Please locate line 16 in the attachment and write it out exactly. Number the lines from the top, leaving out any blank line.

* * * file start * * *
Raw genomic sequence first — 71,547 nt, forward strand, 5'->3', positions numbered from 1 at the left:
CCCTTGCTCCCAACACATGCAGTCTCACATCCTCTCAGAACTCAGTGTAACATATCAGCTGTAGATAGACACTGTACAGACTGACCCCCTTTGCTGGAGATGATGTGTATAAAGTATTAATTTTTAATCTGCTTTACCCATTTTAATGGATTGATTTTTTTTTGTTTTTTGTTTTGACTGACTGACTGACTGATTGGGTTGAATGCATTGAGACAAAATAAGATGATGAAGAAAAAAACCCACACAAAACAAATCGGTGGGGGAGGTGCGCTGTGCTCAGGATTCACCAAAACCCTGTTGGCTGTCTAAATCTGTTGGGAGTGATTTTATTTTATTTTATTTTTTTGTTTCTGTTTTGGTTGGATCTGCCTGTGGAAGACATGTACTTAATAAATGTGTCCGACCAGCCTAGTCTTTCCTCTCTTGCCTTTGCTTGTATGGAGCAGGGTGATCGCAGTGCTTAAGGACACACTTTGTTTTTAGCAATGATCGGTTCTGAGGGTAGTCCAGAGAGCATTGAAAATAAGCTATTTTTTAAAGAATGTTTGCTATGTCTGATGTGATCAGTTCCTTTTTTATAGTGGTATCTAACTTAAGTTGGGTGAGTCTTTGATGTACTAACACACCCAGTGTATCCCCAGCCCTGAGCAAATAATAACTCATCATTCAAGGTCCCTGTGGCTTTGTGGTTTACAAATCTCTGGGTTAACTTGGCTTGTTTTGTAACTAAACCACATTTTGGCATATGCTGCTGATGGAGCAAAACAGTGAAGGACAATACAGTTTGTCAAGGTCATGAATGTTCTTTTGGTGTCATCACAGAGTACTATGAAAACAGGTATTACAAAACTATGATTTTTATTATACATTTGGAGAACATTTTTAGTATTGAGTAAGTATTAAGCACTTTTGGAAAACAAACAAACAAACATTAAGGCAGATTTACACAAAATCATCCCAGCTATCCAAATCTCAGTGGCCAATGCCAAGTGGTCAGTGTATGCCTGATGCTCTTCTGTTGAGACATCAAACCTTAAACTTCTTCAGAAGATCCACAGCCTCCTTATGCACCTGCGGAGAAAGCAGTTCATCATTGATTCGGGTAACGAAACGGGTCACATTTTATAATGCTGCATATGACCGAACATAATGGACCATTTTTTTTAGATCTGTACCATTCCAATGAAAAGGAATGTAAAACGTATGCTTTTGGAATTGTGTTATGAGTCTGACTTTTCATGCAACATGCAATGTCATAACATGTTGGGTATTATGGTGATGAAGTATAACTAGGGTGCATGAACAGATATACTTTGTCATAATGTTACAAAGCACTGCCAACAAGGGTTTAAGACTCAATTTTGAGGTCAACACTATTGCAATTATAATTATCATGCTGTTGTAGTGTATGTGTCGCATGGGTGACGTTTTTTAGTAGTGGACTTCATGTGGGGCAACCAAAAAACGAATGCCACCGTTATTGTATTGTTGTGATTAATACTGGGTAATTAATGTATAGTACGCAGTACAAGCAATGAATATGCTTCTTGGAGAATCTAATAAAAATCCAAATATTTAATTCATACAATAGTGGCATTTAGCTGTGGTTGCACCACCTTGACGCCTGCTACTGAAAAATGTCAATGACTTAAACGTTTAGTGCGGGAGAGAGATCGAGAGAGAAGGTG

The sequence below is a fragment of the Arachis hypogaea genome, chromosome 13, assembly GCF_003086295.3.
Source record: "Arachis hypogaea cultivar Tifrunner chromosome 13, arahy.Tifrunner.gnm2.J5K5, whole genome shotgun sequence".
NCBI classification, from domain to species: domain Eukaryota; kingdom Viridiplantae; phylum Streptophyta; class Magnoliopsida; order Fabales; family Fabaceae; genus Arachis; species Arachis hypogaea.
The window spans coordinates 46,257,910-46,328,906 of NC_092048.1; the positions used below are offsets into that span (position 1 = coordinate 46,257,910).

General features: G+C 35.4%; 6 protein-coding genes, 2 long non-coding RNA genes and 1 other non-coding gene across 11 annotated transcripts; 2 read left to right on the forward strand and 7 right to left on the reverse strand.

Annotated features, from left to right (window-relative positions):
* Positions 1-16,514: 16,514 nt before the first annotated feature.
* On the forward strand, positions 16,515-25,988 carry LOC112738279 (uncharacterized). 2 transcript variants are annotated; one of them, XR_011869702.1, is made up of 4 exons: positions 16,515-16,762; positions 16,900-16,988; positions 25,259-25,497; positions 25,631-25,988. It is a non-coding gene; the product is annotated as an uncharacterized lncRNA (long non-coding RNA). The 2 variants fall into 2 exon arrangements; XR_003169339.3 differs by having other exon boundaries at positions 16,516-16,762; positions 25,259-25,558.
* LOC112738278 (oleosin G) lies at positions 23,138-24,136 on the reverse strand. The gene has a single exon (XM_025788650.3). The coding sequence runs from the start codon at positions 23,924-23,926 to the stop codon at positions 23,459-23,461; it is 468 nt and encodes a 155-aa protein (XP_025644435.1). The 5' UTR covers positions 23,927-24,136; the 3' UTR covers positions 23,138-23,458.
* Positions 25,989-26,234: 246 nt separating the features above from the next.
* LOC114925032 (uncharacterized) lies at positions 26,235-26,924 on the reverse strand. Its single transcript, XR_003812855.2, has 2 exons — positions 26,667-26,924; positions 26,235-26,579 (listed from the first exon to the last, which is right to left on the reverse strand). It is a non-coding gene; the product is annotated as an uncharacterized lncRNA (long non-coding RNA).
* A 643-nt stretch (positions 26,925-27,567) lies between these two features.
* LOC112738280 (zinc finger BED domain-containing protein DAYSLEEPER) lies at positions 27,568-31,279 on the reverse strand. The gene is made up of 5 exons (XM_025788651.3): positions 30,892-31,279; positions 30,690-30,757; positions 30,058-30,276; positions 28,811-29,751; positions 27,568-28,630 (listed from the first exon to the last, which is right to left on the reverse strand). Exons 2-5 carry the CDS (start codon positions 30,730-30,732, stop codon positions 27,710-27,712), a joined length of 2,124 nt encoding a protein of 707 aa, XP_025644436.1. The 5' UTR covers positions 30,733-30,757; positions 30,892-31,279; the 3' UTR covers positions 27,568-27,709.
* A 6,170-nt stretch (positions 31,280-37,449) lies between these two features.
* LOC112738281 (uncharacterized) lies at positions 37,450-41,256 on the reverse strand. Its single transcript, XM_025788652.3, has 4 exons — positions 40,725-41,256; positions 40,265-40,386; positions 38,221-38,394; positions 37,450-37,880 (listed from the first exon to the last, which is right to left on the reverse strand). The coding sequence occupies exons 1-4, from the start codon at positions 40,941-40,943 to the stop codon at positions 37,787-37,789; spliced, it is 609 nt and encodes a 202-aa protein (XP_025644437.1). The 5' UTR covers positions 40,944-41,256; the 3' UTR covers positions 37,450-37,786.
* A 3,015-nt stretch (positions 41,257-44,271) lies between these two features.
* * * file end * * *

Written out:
* A 6,170-nt stretch (positions 31,280-37,449) lies between these two features.